//In strike

In strike

THIRUVANANTHAPURAM, JUNE 20:Desperate for an image makeover but shying clearly off Buddhadeb Bhattacharjee-model solutions, the Left Government in Kerala today declared that it would banish, but not ban, hartals from both the state’s sunrise sectors—IT and tourism.

Tourism Minister Kodiyeri Balakrishnan announced in the State Assembly today that the Government aimed to do that through a ‘‘political consensus.’’ He said Chief Minister V S Achuthanandan would start the process. Kerala has about 2.5 lakh IT employees and over 8 lakh in its tourism sector. The Government has declared it would draw enough investment to open up over two lakh jobs in IT and biotechnology, while tourism is being touted as its biggest earner—the Assembly was told today that the revenue this year would cross Rs 9,000 crore.

In plain terms, the CPM does not want to allow anything to destabilise these sectors, but it cannot afford to be seen as banning strikes either— like Bhattacharjee did in Bengal, declaring IT as an ‘‘essential service.’’ Doing that in Kerala would be seen as ideological hara-kiri, and is virtually certain to be rejected by the hardline honchos, Achuthanandan included. The CITU, CPM’s trade union arm, and the AITUC of the CPI had always taken the posture that taking special economic zones where companies operate off the ambit of labour laws, was not tenable. Instead, the Left has now deftly shifted the onus to the Congress-led opposition, which it can’t hope to evade. When he was chief minister, opposition leader Oommen Chandy had tried to do a Buddhadeb, bringing IT under the Essential Services Maintenance Act (ESMA), but the Left raised a huge din and got him to backtrack. The two Left trade union leaders who led opposition to that aborted move, C Divakaran and P K Gurudasan, are both ministers in the state cabinet now.

The CPM had also made big protests in 1997 when the Kerala High Court banned bandhs for the first time in the country, and in 2000 when it ruled against hartals and said the two were one and the same. In the failed Special Leave Petition it moved in the Supreme Court challenging the Kerala HC’s bandh ban, the CPM had contended that calling a bandh or protest was a fundamental right of every political party, and any curbs on such right would amount to infringement of the fundamental rights under Article 19 (1) of the Constitution. Calling for a ban on bandhs (or hartals), the CPM had maintained, was not consistent with the right form an association besides the right to freedom of speech and expression.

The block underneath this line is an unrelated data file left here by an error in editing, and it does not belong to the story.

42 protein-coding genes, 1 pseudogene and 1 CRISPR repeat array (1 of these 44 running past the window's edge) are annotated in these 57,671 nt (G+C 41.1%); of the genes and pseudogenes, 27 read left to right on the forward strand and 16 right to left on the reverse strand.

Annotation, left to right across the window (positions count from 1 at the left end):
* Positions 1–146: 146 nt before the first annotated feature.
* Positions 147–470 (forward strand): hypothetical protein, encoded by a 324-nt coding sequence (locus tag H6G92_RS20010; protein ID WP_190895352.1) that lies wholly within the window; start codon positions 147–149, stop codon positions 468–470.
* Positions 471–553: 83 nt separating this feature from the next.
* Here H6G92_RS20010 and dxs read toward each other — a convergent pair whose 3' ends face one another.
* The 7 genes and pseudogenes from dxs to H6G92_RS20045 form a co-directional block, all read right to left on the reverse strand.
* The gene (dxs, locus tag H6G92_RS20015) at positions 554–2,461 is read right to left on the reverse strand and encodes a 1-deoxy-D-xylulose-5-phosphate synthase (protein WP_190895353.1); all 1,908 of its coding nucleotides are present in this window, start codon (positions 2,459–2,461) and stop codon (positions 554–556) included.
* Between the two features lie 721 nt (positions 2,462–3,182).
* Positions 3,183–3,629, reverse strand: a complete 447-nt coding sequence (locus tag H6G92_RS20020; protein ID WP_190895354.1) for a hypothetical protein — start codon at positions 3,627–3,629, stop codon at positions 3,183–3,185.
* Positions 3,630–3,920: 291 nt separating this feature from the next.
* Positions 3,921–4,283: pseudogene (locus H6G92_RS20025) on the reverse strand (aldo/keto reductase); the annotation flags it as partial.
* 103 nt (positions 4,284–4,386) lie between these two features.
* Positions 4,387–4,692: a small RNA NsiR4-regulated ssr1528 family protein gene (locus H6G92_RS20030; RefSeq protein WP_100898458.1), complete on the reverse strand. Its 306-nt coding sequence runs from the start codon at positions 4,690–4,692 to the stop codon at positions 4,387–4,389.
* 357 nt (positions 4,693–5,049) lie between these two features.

The no-hartal idea mooted today follows discussions Achuthanandan had with delegations from several IT majors, including Infosys which had expressed its keenness to come to Kerala in a big way.

Kerala probably has had the highest number of illegal bandhs passing for crippling hartals, with an estimated 15 or more days lost every year to it. Wipro chairman Azim Premji had famously remarked sometime ago that Kerala can’t expect to draw much investment unless it got rid of its a hartal-a-month tradition.

Besides severely denting its investment-destination image, hartals have been proving very costly too. Last year, the Confederation of Indian Industries (CII) had estimated the cost of hartals here to include a 4 to 6 per cent hike in cost of production on account of advanced stocking of materials and demurrage, another 3 per cent increase in logistics and transit costs, a loss from 6 to 8 per cent in production volume, all translating to an average hartal day’s loss of production of around Rs 700 crore.

‘‘We thought it was absolutely important to prevent disruptions in IT and tourism and decided to take the opposition into confidence on that. There won’t be a formal ban on hartals in any sector,’’ Industries minister Elamaram Kareem told The Indian Express. Kareem said the Left has not considered replicating this idea in manufacturing industries or any other spheres, ‘‘but maybe we could think of that some time in the future,’’ he hoped.